Students will present their gaming experience to the class through the answers they gave in the questionary. A final round-up dialogical session will be held on the themes that will emerge from this personal experience. Each student will then propose their argument for the individual assessment.
Suggested literature include, but is not limited to:
- Huizinga, J. (1955). Homo ludens. Boston: Beacon Press.
- Johnson, S. (1997). Interface culture. San Francisco: Harper.
- Mukherjee, S. (2015). Video Games and Storytelling, New York: Palgrave MacMillan.
- Keogh, B. (2018). A Play of Bodies. How we perceive videogames, Cambridge: MIT Press.
- Bosman, F. (2019). Gaming and the Divine, London: Routledge.
Additional references will be made available during the course.
Previous experience of the following videogames is encouraged: Alan Wake, Everybody’s Gone to the Rapture, BioShock (any chapter), Dark Souls (any chapter), Nier: Automata, Deus Ex (any chapter), Firewatch, L. A. Noir, Life is Strange, No Man’s Sky, The Stanley Parable, Rusty Lake Hotel, the Myst saga, Cyberpunk 2077.
Geänderte Prüfungsinformationen (COVID-19 Ausnahmeregelung)
The course features a twofold assessment.
The course features a twofold assessment. The first assessment (worth 20% of the mark) will consist in a questionary (open questions) on the gaming experience from Block 02. The main assessment will see students produce a philosophical essay on the course topics (worth 70% of the mark). The final 10% of the grade are shaped by student participation.
Questionary and collective restitution session (20%):
Students will play a title of their choosing and fill an online questionary (open questions), which will then form the basis of the collective restitution session.
Individual assessment (70%):
The individual assessment is a philosophical essay (3000 words). Students will put forth an argument about representation or configuration in videogames, select a specific game or part of said game to play (could be the same from the questionary) and, by using the philosophical concepts learned in the course and their own individual branch of knowledge, analyse their gameplay to prove or disprove their argument.
Criteria relevant for the grading of the questionary and restitution session:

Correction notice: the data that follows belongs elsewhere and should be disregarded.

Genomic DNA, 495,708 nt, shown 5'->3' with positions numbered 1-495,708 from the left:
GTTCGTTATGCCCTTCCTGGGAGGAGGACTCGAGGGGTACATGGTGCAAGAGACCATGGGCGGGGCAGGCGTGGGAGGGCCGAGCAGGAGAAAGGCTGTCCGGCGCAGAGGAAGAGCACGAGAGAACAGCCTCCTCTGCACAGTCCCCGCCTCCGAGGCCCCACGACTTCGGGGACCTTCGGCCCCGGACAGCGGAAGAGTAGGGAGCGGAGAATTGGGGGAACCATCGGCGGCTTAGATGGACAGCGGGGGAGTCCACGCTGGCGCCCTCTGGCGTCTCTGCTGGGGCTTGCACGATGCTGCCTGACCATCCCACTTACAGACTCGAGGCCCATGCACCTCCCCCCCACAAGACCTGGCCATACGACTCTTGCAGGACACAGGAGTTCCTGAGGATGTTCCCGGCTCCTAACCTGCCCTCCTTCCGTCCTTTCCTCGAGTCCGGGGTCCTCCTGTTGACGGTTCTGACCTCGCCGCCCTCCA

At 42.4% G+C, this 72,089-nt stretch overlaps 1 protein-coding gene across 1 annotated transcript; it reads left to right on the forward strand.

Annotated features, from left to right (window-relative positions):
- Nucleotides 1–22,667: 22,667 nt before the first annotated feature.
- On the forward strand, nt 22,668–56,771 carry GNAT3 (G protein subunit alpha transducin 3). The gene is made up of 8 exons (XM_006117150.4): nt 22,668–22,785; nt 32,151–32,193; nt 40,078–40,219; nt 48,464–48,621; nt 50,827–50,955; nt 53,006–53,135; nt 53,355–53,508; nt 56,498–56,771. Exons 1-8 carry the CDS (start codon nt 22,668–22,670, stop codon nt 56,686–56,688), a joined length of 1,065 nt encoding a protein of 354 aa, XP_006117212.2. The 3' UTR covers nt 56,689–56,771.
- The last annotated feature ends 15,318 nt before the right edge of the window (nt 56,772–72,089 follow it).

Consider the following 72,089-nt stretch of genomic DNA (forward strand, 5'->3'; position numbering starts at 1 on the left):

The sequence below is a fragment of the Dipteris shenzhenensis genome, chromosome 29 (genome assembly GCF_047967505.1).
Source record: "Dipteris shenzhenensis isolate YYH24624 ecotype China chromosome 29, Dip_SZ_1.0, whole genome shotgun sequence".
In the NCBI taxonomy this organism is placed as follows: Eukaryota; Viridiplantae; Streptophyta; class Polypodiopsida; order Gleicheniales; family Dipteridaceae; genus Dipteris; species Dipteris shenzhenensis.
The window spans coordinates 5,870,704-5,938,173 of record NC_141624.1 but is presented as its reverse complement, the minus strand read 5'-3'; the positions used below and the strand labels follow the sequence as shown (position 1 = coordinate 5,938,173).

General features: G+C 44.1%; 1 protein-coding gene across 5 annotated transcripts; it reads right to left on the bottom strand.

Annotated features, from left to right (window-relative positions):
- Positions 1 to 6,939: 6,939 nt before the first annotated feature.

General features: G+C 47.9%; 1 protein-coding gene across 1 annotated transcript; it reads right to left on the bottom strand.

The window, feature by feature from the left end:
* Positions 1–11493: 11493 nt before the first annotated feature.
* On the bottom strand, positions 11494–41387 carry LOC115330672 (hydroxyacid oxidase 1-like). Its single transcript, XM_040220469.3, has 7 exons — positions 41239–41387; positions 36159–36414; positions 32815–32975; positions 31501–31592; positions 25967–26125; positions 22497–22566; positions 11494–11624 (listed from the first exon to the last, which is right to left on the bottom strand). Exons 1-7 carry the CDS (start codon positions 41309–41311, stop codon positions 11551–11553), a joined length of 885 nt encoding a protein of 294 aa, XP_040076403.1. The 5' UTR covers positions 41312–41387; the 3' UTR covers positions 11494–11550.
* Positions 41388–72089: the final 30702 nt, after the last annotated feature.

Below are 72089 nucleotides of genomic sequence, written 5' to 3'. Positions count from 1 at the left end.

- Understanding of questions proposed
- Suitability of answers given according to the themes of the seminar
- Soundness of the argument presented in the answers
- Adequate grasp of the philosophical concepts and theories presented in the seminar
Criteria relevant for the grading of the individual assessment:
- An adequate grasp of the philosophical concepts and theories presented in the seminar
- The demonstration of reflection and critical thinking in respect to both videogames and individual branch of knowledge
- Soundness of the argument presented
- The usage of examples from existing games (screenshots, filmed scenes…)
- The ability to construct an argument in a coherent, structured, and logical fashion
- Reliance on additional academic resources besides those presented in the course
- Upholding proper standards regarding the formal features and citations of the AAU Department of English
- A proper bibliographical listing of sources considered
Criteria relevant for the grading of student participation:
- Contributions to discussions
- Openness to interdisciplinary perspectives
Position im Curriculum
- Masterstudium Game Studies and Engineering
(SKZ: 992, Version: 17W.2)
Fach: Game Studies
Representation and Configuration in Games (
0.0h SE / 8.0 ECTS)
- 780.223 Representation and Configuration in Games (2.0h SE / 8.0 ECTS) Absolvierung im 2. Semester empfohlen
- Representation and Configuration in Games ( 0.0h SE / 8.0 ECTS)
- Fach: Game Studies (Pflichtfach)